Servicing Category Scoring Program Structure:



“High” Value Category Smart List:



“High” Value Score Change:



Servicing Score Token Values:



From there, I like to combine this with a custom field that date stamps a contact when Marketo sees logged sales email or phone calls with an existing customer. This can be tricky depending on how your sales team logs activities and how Marketo can interpret them. You may want to partner with your CRM admins if needed to get this field created and populated accurately.


Trigger to Populate “Last Contact Date”




Using these two things you can classify your existing customers into groups and overlay which customers have not has a sales contact in the last XX number days. Immediately that group of people (or at least the high-value subset) should be of interest to your sales team which you could communicate via alerts and/or Smart List subscriptions (or SFDC reports if your score values make it into your CRM!)


For the scoring piece, I like to combine the Servicing Score with a modified version of Engagement Score (webinar attendance, web visits, email clicks, etc.) to help the sales team identify a good time to reach out to that pool of customers. The reason I use a separate score value is that you will want to apply additional choice options on your change score flow steps for the servicing behavior based on the Last Contact Date which you wouldn’t want to do with your overall behavior score. You can build these right into the flow steps of your existing behavior score rules, and even use the same token values. You just add a choice based on your last contact date cutoff.



You might also have a window of time (90-180 days) where you watch for an activity to pass the lead over the sales, but then a cutoff where if the last contact date crosses you simply hand the lead off at that time.


From here, you have trigger programs watching for Service Behavior Score changes to contacts with a Service Score for whichever groups you want to include and either assign a task or push an alert to their sales rep for follow up.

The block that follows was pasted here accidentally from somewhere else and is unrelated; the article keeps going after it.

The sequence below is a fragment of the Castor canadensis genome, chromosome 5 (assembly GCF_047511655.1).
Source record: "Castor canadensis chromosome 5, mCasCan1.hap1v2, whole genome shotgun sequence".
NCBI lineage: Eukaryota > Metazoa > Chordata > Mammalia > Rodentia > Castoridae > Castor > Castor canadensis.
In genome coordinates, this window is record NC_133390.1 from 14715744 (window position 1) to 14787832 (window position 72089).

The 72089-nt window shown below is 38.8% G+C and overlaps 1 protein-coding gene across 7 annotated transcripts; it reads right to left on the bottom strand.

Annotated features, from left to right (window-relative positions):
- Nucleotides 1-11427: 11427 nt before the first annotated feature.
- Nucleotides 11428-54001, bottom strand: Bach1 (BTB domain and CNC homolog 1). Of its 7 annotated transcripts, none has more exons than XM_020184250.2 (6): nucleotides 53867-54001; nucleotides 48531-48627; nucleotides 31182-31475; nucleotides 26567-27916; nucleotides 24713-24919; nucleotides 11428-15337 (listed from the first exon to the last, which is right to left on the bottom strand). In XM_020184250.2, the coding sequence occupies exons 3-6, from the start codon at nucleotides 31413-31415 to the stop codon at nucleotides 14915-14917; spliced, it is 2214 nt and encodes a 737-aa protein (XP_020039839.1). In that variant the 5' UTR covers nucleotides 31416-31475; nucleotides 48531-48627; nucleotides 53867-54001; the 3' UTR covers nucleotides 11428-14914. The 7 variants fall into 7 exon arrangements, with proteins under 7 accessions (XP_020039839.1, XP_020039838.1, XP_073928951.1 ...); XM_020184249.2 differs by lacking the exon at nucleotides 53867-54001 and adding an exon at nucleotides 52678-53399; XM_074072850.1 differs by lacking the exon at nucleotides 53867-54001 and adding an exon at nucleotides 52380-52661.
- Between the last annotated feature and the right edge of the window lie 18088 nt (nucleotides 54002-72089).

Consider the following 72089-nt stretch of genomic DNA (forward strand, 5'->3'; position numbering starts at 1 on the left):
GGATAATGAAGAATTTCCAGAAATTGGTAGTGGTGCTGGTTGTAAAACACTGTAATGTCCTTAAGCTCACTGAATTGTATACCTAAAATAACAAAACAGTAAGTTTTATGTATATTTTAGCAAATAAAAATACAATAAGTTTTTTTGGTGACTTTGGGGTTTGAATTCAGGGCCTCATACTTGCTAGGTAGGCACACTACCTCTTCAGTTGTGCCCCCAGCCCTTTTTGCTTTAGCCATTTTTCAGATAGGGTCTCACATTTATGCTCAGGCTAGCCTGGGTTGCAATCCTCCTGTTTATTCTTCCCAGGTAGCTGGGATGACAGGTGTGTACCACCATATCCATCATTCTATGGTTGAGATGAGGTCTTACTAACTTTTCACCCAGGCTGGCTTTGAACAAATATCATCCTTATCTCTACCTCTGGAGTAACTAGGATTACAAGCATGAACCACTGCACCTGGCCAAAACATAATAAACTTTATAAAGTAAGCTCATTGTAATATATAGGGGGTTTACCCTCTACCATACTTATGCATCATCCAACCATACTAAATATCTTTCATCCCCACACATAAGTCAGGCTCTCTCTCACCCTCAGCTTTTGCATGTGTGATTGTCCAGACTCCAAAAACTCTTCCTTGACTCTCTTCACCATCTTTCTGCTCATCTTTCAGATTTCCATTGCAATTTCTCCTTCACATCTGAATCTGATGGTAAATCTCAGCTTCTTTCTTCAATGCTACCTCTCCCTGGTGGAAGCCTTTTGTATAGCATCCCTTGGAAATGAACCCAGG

This seems complicated, but it’s not!  Identify your best customers however you can, try to understand how long it’s been since a good sales contact has taken place, and watch for the activity of those customers to alert your sales reps. Also, whenever last contact date updates, make sure you’re resetting your Servicing Behavior Score value to =0!


To get started with something like this, you could do something as simple as watching for activity on things like the pricing page of your website, contract terms and conditions pages (if you have them) with your high-value clients to give your sales team some insight into that activity. You don’t have to start with the most complicated servicing model


3. What results did the above lead scoring models achieve that a standard model could not deliver?

Servicing lead scoring models can help your customer churn and retention rates, and give your sales team a leg up on taking care of clients that matter to your organization by systematically surfacing important customers that need a sales touch.

4. How do you strategically update your lead scoring model without having to reinvent the wheel every time? 


This all comes down to what attributes are delivering the best outcomes for the MQLs that are being handed off to sales. Make sure you’re properly populating acquisition programs to understand first touch attribution to identify the best lead sources.  I typically try to take a deeper dive into the best recent Close>Won opportunities to understand what about those opportunities made them such great wins (vertical? company size? industry?) to see if there are potential levers to pull to overweight those types of opportunities in the future, and to underweight those attributes that lead to more Close>Lose opportunities.